The Funambulist has rescued this week an impressive piece of architecture without architects from last year. The monsoon flood of July 2010 left 2,000 casualties in Sindh region, Pakistan, and forced more than 20 million people out from their homes. One-fifth of the country’s total area was under water (the equivalent to the whole size of England). Spiders could not find any other way to survive, but to climb up on trees. The extreme concentration of arachnids at these points turned those trees into completely cocooned structures, with endlessly overlapping spider webs. The fact of being surrounded by a vast area of stagnant waters provided them with more than enough succulent mosquitoes, and thereby reducing the risk of a malaria epidemic; locals reported fewer mosquitoes than it would have been expected after such a disaster. Photographer Russell Watkins captured in these swamped areas webs which were sometimes even stretching from tree to tree. As he witnessed: <It was an extraordinary sight, really quite spooky and surreal. Seemingly endless lakes of mill-pond-calm water, with cotton-candy trees reflected like mirrors. It was both beautiful and disturbing. As we talked to local people, dozens of tiny spiders were dropping out of the trees, onto our heads, over the camera. I think they were white crab spiders, just a few millimeters long, and not harmful – almost imperceptible.>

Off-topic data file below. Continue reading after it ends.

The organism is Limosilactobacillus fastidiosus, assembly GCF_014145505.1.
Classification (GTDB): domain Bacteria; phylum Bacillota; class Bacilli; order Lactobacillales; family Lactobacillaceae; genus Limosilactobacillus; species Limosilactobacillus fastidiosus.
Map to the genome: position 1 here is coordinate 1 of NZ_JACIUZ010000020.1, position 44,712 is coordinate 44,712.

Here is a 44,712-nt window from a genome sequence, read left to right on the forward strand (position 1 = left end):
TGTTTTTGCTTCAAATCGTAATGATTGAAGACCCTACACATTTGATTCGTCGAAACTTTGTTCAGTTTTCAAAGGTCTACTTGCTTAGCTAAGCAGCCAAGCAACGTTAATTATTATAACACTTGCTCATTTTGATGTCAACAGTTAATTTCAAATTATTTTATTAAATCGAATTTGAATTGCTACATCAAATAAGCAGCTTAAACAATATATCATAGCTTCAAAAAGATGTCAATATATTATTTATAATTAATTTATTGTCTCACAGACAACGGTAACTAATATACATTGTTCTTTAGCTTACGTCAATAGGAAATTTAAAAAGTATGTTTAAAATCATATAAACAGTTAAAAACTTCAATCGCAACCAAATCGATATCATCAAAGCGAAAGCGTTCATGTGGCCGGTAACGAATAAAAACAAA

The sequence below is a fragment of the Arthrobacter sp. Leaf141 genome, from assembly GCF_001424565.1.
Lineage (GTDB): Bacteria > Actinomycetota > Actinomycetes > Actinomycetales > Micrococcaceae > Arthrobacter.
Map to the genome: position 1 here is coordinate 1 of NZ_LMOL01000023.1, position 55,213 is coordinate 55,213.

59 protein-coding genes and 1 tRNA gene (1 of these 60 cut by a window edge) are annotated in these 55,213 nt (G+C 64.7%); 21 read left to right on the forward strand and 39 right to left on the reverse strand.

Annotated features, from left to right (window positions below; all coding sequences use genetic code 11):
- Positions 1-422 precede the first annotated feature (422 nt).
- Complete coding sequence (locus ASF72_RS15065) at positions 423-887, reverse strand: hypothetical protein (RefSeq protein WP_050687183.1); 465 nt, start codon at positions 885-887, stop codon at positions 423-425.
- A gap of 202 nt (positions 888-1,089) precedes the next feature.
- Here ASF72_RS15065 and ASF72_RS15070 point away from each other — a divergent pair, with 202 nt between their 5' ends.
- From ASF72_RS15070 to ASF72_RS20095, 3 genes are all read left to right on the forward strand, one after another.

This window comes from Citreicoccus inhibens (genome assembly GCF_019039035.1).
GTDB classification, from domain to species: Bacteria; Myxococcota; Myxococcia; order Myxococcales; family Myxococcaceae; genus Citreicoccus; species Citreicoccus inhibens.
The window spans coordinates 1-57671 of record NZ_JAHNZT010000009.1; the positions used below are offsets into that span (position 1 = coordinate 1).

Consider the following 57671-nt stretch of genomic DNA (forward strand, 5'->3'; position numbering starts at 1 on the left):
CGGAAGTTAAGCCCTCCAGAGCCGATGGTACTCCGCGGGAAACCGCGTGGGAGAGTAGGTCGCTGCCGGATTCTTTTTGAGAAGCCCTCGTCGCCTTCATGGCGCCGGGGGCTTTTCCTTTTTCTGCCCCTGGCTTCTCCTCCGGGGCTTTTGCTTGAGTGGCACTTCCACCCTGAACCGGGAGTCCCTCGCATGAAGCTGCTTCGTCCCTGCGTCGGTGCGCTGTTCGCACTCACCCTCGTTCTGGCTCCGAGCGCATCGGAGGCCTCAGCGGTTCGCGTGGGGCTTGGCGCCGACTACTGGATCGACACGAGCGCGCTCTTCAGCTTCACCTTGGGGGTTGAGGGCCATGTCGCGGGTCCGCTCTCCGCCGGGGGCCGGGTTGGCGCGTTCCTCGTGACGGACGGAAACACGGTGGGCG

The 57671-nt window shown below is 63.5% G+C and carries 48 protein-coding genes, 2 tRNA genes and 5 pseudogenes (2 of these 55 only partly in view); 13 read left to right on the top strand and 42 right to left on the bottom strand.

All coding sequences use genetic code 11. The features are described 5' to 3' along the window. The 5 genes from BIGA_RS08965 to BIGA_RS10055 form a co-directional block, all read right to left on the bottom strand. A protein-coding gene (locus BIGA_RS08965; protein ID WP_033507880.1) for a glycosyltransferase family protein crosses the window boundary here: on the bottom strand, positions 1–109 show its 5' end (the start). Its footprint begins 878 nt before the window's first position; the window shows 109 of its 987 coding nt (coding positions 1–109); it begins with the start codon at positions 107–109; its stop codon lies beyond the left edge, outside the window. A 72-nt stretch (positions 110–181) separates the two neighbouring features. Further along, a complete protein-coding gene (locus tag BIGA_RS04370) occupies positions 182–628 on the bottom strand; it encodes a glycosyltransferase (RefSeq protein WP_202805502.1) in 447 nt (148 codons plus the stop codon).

A lack of sunlight killed most trees, since multiple webs acted as an opaque veil over them. When the waters began to recede, displaced villagers tried to resettle their communities. The scarce amount of remaining trees led nonetheless to a lack of natural sun shelters against scorching temperatures.
Despite the shiver that they might provoke on the viewer at first sight, these images only show an spatial consequence of the much larger extent of an still on-going tragedy.